The UPTU has already communicated the targets to all affiliated engineering colleges registered as Vocational Training Providers.
While the government engineering colleges will be providing vocational training to at least 2,000 students, the private institutions will train at least 1,000 students each year.
The vocational training will be provided to school drop-outs, workers and graduates in as many as 419-short-term courses under 38 sectors. These will include automotive repair, banking and accounting, beauty and culture, electronics, fabrication, hospitality, printing, refrigeration, retail, construction, travel and tourism and fire safety among a host of others.
The duration of these courses will range from 60 hours to 960 hours.
The participants will not be required to attend theory classes but will have to attend training workshops at the institute.
Currently, four government engineering colleges have been registered as Vocational Training Providers in the state — Institute of Engineering and Technology (IET), Lucknow; Harcourt Butler Technological Institute, Kanpur; Bundelkhand Institute of Engineering and Technology, Jhansi and Government Central Textile Institute, Kanpur.
According to an official, these institutes will begin the training programme from July.
“The SDIS began in 2007-08 but caught pace last year. Various ITIs, polytechnics and some employment exchange offices are already providing vocational training in these courses,” said Ajeet Singh, Senior Technical Officer, Training and Employment.
“In the workshop, the participants will be trained in electronics, welding, carpentry and computers,” said Professor SK Srivastava, Director, Institute of Engineering and Technology, Lucknow.
According to Srivastava, soon a meeting with the heads of various departments will be called to chalk out a plan to start the training. “We may identify candidates for training who are working as electricians and motor mechanics in our neighbourhood,” he said.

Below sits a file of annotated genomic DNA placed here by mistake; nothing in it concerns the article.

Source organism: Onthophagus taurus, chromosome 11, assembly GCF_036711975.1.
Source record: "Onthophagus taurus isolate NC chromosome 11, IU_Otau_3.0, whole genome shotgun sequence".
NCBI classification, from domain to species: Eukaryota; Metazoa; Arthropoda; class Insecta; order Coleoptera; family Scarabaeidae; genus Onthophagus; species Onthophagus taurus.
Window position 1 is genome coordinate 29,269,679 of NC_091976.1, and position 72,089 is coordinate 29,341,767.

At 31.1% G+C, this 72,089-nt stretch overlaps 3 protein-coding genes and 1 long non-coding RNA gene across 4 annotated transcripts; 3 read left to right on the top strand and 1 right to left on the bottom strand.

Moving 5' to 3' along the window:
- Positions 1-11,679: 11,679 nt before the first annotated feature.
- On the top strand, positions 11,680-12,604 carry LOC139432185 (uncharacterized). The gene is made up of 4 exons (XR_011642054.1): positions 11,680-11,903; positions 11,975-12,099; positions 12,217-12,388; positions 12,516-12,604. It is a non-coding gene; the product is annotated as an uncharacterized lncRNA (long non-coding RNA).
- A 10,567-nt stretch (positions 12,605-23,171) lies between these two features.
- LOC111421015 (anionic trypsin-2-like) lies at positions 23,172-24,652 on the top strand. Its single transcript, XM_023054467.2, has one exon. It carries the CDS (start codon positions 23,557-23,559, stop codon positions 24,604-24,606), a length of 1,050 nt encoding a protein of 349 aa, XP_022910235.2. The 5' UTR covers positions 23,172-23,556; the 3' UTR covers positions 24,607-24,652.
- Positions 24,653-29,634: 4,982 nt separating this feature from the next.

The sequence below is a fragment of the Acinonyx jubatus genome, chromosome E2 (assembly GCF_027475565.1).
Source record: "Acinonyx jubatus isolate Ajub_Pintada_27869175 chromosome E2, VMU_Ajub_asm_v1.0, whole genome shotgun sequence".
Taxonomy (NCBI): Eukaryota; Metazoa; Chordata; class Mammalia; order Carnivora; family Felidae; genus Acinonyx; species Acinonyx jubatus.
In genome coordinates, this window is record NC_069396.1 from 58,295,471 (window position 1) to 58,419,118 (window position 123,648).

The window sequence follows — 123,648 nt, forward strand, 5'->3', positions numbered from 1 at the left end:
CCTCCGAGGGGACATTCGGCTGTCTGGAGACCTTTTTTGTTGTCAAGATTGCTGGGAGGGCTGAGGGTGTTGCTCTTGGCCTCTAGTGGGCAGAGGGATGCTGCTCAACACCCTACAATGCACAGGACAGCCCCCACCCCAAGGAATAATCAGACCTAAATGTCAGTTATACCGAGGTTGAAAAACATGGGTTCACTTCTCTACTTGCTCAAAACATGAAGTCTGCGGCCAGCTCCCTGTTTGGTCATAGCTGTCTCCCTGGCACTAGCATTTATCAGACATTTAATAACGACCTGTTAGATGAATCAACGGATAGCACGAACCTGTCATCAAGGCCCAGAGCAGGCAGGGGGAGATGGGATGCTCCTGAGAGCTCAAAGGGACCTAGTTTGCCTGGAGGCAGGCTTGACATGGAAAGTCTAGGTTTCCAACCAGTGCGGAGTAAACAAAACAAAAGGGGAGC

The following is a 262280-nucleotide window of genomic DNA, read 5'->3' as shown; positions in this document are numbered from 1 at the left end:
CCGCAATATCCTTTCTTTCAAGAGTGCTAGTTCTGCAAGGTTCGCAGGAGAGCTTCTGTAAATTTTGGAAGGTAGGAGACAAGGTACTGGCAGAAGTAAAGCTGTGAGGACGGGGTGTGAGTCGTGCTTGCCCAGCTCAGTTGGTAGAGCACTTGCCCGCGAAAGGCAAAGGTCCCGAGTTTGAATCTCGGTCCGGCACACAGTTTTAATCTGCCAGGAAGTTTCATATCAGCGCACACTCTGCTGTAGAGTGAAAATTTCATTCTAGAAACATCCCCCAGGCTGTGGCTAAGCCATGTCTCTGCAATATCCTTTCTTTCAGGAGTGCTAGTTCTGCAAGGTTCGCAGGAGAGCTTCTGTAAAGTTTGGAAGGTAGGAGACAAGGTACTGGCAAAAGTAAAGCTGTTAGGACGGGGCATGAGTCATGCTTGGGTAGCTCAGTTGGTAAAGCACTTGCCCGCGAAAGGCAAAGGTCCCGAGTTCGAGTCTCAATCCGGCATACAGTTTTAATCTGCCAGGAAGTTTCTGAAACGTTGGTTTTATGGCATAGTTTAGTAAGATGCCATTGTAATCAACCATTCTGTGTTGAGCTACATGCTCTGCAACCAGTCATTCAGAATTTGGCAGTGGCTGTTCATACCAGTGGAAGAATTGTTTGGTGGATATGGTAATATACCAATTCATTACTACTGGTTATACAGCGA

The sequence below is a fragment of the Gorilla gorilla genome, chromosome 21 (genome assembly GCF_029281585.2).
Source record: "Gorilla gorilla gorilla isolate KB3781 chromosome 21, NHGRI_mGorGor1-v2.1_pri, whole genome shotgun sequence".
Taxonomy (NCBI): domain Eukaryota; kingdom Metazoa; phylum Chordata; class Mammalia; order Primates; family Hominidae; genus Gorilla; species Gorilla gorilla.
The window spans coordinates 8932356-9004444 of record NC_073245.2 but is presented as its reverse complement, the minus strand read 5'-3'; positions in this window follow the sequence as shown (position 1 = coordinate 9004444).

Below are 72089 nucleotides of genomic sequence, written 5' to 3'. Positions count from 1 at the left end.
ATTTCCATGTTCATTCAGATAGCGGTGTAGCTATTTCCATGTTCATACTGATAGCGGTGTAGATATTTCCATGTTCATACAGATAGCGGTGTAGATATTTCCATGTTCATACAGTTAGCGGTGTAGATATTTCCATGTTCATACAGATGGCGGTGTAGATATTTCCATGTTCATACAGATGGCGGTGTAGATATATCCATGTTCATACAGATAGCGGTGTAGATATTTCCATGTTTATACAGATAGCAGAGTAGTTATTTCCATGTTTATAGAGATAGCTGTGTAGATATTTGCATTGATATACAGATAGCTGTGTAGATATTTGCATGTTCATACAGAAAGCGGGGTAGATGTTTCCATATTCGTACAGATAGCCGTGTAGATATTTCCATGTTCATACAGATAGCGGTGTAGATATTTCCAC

Under the scheme, vocational training providers will train the existing workers and school drop-outs who are above 14 years of age and studied till Class V.
After training, experts from industries associations like Confederation of Indian Industries, Federation of Indian Chambers of Commerce and Industry and Indian Society for Training and Development will assess the skills of the candidates.
If the candidate is declared qualified after the assessment, the Union Ministry of Labour will award a certificate to the concerned person, which will help them obtain a job.
The Centre will reimburse the Vocational Training Providers for each qualified trainee at a rate of Rs 15 per person per hour. The participants will also have to pay for the training and assessment, which will be refunded by the Centre if the participant manages to clear the assessment.
this is really good effort mby UPTU..but i want to discuss some faults in UPTU..uptu private colleges are just like a gurukul..our school life is far better than this..there should be some kind of competitions so that the student will able to show their talent,their abilities and should get higher confidence level...but here in the college we are totally struck with the completition of assignments,homeworks,etc..students are becoming book worm..and this is not the colleges or faculty problem..its all because of the tight schdule of UPTU...and due to the tough marking scheme of UPTU..students are becoming dishearted because instead of studing alot students are not getting good marks..sometimes depression also occurs...students should get little time to see the outer world.students should give the opportunities to grasp the knowledge..because practical knowledge is more than bookish knowledge..thats all i want to say...thanx
uptu private colleges are just like a school...........their teachers are not eligible to understands their ownview